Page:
The best meteor shower of the year will be visible this weekend with up to 20 times more shooting stars than normal on display.
Meteors are tiny bits of dust - about the size of a grain of sand - that hit the atmosphere at speeds around 100,000 kilometres per hour and burn up high in the atmosphere as fiery streaks.
In the case of this weekend's shower - known as the Geminids - the body causing all the dust is a rock comet called Phaethon. We pass near its orbit each year around December 13/14 and hit the swarm of dust that it has left behind it.
The Geminids are known for particularly bright meteors, called fireballs, and these can be extremely impressive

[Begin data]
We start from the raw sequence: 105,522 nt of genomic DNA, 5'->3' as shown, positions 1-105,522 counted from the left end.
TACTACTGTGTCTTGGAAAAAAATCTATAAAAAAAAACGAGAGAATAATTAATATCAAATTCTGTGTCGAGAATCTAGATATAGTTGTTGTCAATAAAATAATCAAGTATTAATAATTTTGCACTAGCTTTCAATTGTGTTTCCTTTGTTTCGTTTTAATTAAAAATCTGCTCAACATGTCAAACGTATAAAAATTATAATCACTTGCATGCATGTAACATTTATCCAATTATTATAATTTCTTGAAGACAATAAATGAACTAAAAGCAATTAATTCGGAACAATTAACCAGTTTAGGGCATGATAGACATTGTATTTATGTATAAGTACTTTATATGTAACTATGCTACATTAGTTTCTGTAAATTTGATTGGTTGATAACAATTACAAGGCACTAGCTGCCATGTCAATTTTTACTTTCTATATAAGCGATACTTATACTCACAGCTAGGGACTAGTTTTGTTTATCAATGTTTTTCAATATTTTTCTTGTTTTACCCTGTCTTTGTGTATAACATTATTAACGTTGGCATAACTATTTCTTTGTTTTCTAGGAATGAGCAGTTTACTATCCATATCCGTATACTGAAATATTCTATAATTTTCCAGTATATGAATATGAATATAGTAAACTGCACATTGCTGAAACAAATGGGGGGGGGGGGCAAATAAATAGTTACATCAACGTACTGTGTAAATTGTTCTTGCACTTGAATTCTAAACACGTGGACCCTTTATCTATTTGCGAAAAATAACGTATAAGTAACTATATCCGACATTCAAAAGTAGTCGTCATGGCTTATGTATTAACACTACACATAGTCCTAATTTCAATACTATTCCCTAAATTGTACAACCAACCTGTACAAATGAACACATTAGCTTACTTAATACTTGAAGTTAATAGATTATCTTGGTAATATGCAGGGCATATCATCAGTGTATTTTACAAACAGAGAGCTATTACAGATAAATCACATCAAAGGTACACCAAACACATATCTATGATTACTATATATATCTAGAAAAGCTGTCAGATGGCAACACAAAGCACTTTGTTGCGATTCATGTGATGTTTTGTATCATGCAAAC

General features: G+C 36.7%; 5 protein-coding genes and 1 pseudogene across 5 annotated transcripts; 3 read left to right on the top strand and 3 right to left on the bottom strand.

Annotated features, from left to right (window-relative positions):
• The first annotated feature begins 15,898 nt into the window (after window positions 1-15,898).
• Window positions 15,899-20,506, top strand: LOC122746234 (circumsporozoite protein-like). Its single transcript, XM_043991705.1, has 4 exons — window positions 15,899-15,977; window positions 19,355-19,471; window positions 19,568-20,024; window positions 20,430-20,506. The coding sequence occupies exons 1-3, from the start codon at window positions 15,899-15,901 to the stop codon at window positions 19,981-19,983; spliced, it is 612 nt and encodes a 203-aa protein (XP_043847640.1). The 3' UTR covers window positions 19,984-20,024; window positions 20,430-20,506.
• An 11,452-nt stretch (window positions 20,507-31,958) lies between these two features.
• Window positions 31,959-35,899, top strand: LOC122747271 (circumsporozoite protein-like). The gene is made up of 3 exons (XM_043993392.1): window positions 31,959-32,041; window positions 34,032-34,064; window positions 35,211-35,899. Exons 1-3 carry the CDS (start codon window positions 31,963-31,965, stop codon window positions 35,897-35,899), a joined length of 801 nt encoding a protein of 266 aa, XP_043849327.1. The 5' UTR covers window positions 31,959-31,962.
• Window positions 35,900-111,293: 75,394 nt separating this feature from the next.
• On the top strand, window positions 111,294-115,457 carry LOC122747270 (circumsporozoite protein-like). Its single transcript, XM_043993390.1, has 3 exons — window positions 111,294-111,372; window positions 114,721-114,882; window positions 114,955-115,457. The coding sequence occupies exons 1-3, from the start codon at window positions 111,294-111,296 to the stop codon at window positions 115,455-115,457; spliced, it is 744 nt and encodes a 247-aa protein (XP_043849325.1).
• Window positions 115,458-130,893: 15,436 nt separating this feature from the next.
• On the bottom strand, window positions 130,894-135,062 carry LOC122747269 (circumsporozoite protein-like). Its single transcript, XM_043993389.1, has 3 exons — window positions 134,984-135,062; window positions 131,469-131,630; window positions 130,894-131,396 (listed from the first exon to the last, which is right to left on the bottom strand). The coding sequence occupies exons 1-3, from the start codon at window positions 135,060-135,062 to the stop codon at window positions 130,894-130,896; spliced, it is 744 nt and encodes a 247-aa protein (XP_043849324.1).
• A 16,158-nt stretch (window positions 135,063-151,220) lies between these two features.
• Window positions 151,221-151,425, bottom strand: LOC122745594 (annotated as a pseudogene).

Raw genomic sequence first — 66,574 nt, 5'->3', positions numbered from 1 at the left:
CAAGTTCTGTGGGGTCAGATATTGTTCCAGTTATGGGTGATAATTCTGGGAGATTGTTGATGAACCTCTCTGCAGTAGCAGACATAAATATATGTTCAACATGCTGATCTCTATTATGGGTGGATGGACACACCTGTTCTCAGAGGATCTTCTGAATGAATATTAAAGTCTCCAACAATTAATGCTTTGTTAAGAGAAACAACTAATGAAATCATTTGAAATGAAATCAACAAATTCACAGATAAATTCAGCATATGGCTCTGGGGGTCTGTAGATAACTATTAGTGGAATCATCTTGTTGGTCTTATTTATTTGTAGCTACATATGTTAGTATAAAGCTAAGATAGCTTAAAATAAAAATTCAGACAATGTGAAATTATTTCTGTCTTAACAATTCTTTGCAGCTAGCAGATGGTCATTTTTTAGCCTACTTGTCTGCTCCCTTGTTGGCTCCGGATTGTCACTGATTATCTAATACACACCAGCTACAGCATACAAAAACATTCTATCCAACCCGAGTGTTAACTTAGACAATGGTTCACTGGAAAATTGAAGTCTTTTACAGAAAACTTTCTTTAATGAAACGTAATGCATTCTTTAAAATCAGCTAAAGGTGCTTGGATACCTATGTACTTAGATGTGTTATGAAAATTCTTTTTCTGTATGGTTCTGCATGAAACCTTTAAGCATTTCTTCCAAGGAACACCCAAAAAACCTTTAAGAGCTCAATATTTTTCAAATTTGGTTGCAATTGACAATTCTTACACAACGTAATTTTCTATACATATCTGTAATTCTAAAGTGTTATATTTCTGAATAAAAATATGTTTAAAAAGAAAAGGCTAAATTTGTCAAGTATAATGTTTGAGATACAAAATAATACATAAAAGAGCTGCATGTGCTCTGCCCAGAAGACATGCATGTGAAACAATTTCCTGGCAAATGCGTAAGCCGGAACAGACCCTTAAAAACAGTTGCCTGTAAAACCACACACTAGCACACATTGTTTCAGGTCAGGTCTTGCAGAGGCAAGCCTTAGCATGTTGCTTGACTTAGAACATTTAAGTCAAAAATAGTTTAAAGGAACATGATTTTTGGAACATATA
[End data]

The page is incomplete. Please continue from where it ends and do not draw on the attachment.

According to Astronomy Ireland, people can usually expect to see one shooting star every 10 minutes in a dark sky - away from streetlights - but this weekend city dwellers should see a shooting star every couple of minutes.
Those under dark rural skies could see more than one every minute.
The shooting star shower will be active all week but it will peak on Saturday night.
David Moore, editor of Astronomy Ireland magazine said: "This is the best shooting star shower of the year."
He asked that everyone in Ireland count how many shooting stars they see every 15 minutes and send the results in to Astronomy.ie.
"It is only by members of the general public counting the numbers seen that we know that this December shower has become stronger than the August shower, which used to be the best of the year. This is how important these counts by members of the public can be."